Ditching Item Numbers—An Overriding Urgency in Bollywood
Misogyny in Songs- 101
Item Songs are defined as musical numbers added to a film that have no relevance to the plot. Although dismissed as being one of the greatest methods of celebrating a woman’s sexuality, a majority of item numbers have no role other than objectifying women for commercial gain. The quandary lies in the very word “item” which represents the woman who is dancing for the male audience while simultaneously being groped by multiple men who take her to be a mere sex object— a piece of property they strongly feel entitled to.
This 70-year-old Bollywood tradition has been proven to have horrifying impacts on impressionable minds and should be regulated without further ado.
Evaluating the Situation
Item songs are ingrained within the very foundation of Hindi cinema. During mid 90s when movies centered around Indian nationhood, patriotism, anti-consumerism, and the glorification of tradition, item songs were essential contributors to the plot of films. The female lead in the song symbolized lust, greed and immoral temptations that the hero of the movie had to defeat in order to save the world and protect the conventional principles of Indian living.
Once materialism was no longer illicit, item numbers started creating a dichotomy between the virtuous woman and the sinful woman. They showcased a perfect contrast between good— the docile, domesticated and religious woman, and bad— bold, professional and eccentric dancer. After the wearing down of this idea, item songs couldn’t symbolize anything.
Unfortunately, this was not enough to make item songs a thing of the past. Exclusively in the last couple years, India has seen over a hundred sexist songs where the dancer is found lip-syncing to distressing lyrics. For instance, songs like Move Your Lakk, Tu Mere Agal Bagal Hai, Main Tera Boyfriend, and Cheez Badi from 2017-18 all reek of sexist entitlement and run along the same lines:
“Girl, if you wear that and move like that, why wouldn’t I feel like grinding you from the back? I’ll stalk you and harass you however, whenever, and wherever I want. But sweetheart, it’s a compliment.”
Gaandi Baat, a popular song which became a party anthem for India, comprises of lyrics which translate to:
I’ve been waiting patiently too long for you.
I’ve even played ‘nice guy’.
You’ve not payed any attention to me all this while, and I’ve had enough of this attitude…
You’re not listening to me, I’m going to hurt you now… Hurt you… Hurt you… (x4)
In these songs, the girl explicitly rejects the advances of the hero, saying NO multiple times, but he refuses to acknowledge her opinion; they propagate stalking and harassment and fundamentally express that every girl who first says ‘no’ will change her mind if you intimidate her some more. They end with the heroine falling for her stalker and propagate the idea that men need to keep trying and women enjoy casual street harassment.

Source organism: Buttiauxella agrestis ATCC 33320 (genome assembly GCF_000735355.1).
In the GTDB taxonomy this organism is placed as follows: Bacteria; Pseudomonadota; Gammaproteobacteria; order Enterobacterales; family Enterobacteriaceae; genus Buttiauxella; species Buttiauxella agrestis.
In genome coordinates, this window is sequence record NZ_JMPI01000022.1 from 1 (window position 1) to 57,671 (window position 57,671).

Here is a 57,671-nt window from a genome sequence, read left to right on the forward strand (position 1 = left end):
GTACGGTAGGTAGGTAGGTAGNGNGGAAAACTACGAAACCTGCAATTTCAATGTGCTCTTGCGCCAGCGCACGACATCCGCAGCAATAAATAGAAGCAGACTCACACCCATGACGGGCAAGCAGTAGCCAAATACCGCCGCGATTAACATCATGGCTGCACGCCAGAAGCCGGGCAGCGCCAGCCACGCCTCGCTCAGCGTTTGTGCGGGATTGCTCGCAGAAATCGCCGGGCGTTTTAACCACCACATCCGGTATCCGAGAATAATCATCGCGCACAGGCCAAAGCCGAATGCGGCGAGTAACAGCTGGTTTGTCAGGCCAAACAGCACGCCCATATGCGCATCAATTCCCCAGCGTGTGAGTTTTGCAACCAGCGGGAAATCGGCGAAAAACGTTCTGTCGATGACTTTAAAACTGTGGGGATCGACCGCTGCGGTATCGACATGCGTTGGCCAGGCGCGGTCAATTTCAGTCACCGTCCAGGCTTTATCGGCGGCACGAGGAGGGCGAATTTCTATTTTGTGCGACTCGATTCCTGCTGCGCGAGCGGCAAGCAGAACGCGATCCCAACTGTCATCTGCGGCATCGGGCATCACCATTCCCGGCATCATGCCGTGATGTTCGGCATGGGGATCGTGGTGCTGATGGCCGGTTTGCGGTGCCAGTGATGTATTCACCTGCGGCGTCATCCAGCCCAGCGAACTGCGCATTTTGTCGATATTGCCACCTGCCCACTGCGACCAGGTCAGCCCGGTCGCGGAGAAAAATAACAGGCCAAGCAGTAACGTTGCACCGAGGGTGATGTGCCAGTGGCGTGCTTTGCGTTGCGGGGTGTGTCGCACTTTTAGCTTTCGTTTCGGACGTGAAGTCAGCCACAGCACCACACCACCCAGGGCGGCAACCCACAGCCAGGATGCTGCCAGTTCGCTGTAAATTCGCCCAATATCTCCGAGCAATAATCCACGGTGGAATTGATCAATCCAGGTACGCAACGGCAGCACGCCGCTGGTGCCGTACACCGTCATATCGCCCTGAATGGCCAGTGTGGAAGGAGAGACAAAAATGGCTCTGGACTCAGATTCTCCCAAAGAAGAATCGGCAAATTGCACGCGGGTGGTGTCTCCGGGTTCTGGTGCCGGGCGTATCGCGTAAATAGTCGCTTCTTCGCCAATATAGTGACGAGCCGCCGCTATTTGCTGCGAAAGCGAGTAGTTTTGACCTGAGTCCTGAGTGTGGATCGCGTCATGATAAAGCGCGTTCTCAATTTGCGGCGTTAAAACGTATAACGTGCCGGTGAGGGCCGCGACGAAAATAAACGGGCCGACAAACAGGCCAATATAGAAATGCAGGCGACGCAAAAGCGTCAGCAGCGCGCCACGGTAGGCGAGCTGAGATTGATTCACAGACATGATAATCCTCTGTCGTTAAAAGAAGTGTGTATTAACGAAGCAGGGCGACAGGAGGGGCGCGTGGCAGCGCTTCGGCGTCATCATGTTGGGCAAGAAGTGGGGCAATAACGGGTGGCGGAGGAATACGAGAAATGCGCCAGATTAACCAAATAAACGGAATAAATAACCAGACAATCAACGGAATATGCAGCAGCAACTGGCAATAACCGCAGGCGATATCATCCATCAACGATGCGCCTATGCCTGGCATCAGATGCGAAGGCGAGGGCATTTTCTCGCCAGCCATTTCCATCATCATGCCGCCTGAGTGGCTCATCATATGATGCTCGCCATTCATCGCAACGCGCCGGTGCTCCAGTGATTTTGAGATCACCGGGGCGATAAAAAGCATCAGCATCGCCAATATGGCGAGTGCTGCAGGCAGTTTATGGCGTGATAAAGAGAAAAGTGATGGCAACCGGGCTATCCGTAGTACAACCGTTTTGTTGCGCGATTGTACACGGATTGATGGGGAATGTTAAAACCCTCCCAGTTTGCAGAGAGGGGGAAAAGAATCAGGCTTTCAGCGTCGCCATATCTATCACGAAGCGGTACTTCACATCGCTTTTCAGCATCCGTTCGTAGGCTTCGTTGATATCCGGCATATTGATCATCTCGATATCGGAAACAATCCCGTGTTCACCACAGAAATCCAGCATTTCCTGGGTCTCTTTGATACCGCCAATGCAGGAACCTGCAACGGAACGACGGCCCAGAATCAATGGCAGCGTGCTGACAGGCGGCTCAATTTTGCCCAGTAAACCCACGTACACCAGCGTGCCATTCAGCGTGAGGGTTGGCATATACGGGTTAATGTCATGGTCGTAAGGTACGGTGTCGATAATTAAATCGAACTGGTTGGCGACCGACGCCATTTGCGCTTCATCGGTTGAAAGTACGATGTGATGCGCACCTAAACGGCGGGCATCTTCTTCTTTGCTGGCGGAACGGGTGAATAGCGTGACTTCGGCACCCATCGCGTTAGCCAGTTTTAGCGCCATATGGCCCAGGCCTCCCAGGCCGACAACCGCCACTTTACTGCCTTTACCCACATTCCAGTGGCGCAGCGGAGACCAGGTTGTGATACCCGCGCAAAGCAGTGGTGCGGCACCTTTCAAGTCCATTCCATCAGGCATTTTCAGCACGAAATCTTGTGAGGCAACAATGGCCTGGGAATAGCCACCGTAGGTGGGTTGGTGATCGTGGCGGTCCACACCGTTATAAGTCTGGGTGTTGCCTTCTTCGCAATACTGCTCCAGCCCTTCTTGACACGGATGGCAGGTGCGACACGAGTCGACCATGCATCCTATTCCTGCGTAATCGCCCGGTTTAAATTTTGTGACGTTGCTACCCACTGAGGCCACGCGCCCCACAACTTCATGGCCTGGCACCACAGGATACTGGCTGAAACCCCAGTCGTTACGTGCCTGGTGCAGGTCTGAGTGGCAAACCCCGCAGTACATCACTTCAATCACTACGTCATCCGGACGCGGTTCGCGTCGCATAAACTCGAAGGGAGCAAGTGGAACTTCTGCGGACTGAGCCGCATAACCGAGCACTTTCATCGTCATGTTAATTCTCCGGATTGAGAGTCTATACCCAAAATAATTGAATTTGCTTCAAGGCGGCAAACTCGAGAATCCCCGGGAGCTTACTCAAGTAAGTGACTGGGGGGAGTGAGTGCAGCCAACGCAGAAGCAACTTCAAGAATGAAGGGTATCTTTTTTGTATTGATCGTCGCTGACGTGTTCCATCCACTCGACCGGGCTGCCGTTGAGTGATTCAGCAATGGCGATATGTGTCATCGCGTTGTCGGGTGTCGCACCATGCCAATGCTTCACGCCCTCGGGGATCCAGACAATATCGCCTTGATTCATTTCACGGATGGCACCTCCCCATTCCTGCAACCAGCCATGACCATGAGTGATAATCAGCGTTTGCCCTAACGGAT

Why Media Representation is Crucial
It is no secret that media has a profound impact on our social behaviors. According to the researches of Darnell Hunt, director of Ralph J. Bunche Center for African American Studies at UCLA, “the more media you consume, the more likely it is that media ― almost like radiation ― builds up and the accumulated effect is to make you feel that what you’re seeing is somewhat normal.” Ana-Christina Ramón, assistant at the center says, “What you see often becomes a part of your memory and thus a part of your life experience. She further added, “There’s this body of research and a term known as ‘symbolic annihilation,’ which is the idea that if you don’t see people like you in the media you consume,” she explained, “you must somehow be unimportant.”
Media helps us understand our place in society and when young boys and girls are subjected to item numbers rooted in misogyny, the message is: This is right. This is normal. This is how things should be.
Artists like Karan Johar and Aamir Khan have addressed the issue and publicly apologized for including item numbers in their movies and/or participating in them. Johar was quoted saying, “I don’t think I would do it again. I have no problem with like a girl dancing, that’s not an item number. An item song is when she is objectified and when there are men lusting for her like ‘Chikni Chameli’. It’s never gonna happen in a Dharma Productions film and I will make sure of it.” The debate continues as renowned, new-age actors like Kangna Ranaut strongly believe in their toxicity while prominent item song dancers like Katrina Kaif disagree because they never felt objectified while performing the songs.
Indeed, it is the actor’s choice to participate in item numbers and they have no duty towards the public, item numbers are not made to purposely enhance gender discrimination or protect the patriarchy, and sexism in movies and songs alone cannot be held accountable for harassment and abuse in the real world. While differentiating fact from fiction is important, we cannot forget that music does reflect a society’s values and beliefs— objectification shouldn’t be one of them. It is necessary that we stop overlooking the underlying ideas in item songs because of their catchy and entertaining tunes.
Image Attribute: Pixabay